Lenzing Fibers is on a mission to create innovative textiles that preserve resources and protect our planet. Responsible for natural wood-based fibers like TENCEL™, Lenzing focuses on improving environmental performance throughout the value chain.
Humanity faces challenges too complex to be solved by business as usual. With this in mind, Lenzing is countering the wastefulness of business as usual with circular economy models and new technologies like REFIBRA™.
Now, in the middle of one of the most significant challenges that many of us have faced in our lifetimes, companies like Lenzing are more important than ever. As the Director of Global Business Development of Denim at Lenzing, Tricia Carey plays a key role in the company’s decision-making processes and the future of the apparel industry as a whole. We spoke to her about the importance of sustainable innovation and her post-pandemic predictions.
Hometown / Favorite Food:
New York City / Chips and Salsa
Describe yourself in 3 words:
Passionate, enthusiastic, personable
What does sustainability mean to Lenzing?
Sustainability is having the least impact socially and environmentally with the currently available technology.
Why did you choose to work with denim? What opportunities lie in the denim sector?
I did not choose to work with denim, as much as denim choose to work with TENCEL™ Lyocell. There is a natural fit for denim to use TENCEL™ Lyocell, which I strive to accelerate and accentuate the use of. The opportunities in denim are endless. The consumer evolves and the industry evolves; there is a synergy.
Denim is one of the leading contributors of waste in the fashion industry. What can the denim industry do to reverse this trend?
First and foremost, we need to start addressing the aspect of consumption. There is too much product, too many promotions, and too many messages related to excessive purchasing. Additionally, the denim industry needs to assess ways to reduce water consumption from fiber to finished garment. There are technologies to support this which need to be scaled. Waste is the other contributor at post-industrial and consumer levels. From our current crisis have the opportunity to reflect and react on ways to reduce our environmental and social impacts.
How has COVID-19 affected your manufacturing process and/or your business partners along the supply chain?
COVID19 has devastated the apparel industry on a global scale. The safety and health of workers in factories, offices, and retail have been impacted. The greatest blow happened when the retailers in Europe and America closed which shut down supply chains in the East. The interdependence that we have between consumption and production is farfetched. In a positive way, many of our business partners are supporting the efforts to make masks, gowns, and other medical apparel to support. There is a kindness and empathy to support others.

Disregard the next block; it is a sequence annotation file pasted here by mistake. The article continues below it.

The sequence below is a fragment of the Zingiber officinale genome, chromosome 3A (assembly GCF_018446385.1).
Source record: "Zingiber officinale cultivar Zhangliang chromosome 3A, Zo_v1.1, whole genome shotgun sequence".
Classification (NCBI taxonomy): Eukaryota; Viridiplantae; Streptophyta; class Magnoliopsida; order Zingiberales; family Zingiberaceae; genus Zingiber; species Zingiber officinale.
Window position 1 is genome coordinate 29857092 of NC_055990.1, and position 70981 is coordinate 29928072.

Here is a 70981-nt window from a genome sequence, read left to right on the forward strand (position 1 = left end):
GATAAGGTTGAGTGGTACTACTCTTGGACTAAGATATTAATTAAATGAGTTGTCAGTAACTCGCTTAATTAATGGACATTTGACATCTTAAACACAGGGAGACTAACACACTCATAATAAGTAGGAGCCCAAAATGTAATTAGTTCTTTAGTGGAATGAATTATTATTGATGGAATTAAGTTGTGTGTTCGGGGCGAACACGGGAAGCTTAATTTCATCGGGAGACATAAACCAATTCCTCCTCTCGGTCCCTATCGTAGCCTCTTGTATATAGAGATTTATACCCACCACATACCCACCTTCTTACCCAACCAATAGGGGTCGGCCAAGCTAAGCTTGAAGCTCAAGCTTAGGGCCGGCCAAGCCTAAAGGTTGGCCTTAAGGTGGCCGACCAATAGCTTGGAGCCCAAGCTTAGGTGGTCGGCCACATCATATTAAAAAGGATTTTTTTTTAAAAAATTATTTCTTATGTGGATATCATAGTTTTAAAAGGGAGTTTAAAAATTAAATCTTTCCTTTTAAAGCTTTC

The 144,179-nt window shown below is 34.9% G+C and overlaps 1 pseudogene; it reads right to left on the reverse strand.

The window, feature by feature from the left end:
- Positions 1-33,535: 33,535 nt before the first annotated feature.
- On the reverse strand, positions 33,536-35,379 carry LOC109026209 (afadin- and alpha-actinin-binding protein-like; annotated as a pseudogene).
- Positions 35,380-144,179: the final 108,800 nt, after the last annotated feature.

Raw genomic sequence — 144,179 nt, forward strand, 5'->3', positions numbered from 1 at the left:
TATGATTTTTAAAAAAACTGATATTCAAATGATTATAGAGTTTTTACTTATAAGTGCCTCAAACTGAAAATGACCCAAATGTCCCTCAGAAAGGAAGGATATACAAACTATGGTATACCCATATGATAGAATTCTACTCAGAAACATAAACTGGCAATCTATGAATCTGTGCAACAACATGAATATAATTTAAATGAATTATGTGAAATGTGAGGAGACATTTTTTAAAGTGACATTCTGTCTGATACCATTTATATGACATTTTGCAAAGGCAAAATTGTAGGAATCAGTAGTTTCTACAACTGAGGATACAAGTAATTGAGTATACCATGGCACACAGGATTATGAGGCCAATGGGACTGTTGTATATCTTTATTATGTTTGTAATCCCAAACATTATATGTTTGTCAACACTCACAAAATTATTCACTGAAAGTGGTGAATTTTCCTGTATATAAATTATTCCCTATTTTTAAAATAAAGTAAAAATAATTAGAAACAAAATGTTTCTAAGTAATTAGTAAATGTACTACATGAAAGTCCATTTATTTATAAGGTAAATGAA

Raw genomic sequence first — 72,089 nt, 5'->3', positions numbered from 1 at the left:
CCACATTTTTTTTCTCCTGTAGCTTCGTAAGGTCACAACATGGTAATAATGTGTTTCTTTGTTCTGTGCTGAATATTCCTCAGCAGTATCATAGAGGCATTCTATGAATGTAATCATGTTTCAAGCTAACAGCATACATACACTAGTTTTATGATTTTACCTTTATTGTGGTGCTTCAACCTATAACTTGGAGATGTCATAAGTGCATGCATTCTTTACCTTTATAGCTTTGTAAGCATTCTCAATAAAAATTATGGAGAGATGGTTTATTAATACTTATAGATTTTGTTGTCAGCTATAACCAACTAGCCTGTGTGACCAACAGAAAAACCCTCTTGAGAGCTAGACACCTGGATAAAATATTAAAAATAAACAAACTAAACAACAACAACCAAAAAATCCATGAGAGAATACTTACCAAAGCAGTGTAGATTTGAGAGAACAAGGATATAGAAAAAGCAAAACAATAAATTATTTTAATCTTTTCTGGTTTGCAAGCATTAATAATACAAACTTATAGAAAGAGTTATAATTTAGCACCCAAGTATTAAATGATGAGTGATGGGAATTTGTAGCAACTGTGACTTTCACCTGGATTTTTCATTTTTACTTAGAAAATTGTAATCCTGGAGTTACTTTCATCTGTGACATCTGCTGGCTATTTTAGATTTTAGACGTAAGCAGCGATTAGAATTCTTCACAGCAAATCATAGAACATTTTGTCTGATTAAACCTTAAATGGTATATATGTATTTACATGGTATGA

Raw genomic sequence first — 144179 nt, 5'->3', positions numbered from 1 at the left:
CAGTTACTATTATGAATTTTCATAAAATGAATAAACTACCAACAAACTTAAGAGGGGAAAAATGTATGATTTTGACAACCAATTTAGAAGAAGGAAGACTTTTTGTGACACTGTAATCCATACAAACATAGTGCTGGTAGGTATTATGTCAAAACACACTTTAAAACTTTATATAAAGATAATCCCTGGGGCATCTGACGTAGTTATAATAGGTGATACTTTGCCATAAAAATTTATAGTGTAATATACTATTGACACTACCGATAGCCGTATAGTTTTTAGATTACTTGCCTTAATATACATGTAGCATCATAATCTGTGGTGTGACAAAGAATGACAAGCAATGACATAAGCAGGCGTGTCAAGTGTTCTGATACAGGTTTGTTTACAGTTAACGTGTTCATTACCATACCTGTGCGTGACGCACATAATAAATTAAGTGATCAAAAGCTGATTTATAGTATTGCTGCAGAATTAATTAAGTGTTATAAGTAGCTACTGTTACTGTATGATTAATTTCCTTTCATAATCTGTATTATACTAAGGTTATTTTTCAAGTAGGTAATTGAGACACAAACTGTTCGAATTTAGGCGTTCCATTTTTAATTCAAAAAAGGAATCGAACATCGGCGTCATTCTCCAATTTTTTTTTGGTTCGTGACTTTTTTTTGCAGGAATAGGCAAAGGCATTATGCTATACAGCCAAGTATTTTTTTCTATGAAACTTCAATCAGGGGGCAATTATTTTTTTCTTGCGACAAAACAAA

Do you see the industry changing post-pandemic? If so, how?
We highlight the Modern Definition of Denim and this current crisis will continue to shape global citizens, as well as the denim market. We are heading towards a massive transformation in an over-saturated apparel market. Businesses cannot go back to working the same ways and will have to change in order to thrive in the post-pandemic world. We cannot shut more than 1/3 of the world away for months and expect people to be the same. Consumers will have different demands after the crisis as they seek safety, security, and comfort. New trends will emerge on digital experiences, season-less styles, and performance wear. Social distancing have led to new ways of connecting.
Why is it so important for companies to invest in sustainable innovation? What advice would you give to those looking to invest?
If companies do not invest they will not be able to succeed in the future. The investments need to be considered for long-term business, not a short-term quick win.
What is REFIBRA™ technology? How does it help eliminate fiber waste?
TENCEL™ Lyocell with REFIBRA™ technology upcycles cotton waste to make a new fiber that has the same integrity as original TENCEL™ lyocell. The process takes post-industrial and post-consumer waste to make a pulp which is blended with wood pulp and then dissolved in a solvent.
What are some of the challenges that come with recycling fibers? How is Lenzing addressing those challenges?
The greatest challenge with recycling fibers is raising awareness at the consumer, brand, and supply chain levels. We need to accelerate the acceptance of textile-to-textile recycling with legislation and enforcement.
Does Lenzing use data in its decision making processes? If so, how?
Yes, we are the only wood-based cellulosic fiber producer to have approved Science-Based Targets; actually there are only 350 companies in the world. We use data to support our sustainability strategies and other business developments.
In your opinion, what is the future of textile sustainability?
It will be expected as the norm with the commercialization of technologies and further advances. Educating consumers about textiles, like they know about food, will support the advances.
What advice would you give your younger self?
Never stop dreaming.
If you’re interested in becoming a member and want to learn more about trends that are growing — and dying, please contact firstname.lastname@example.org.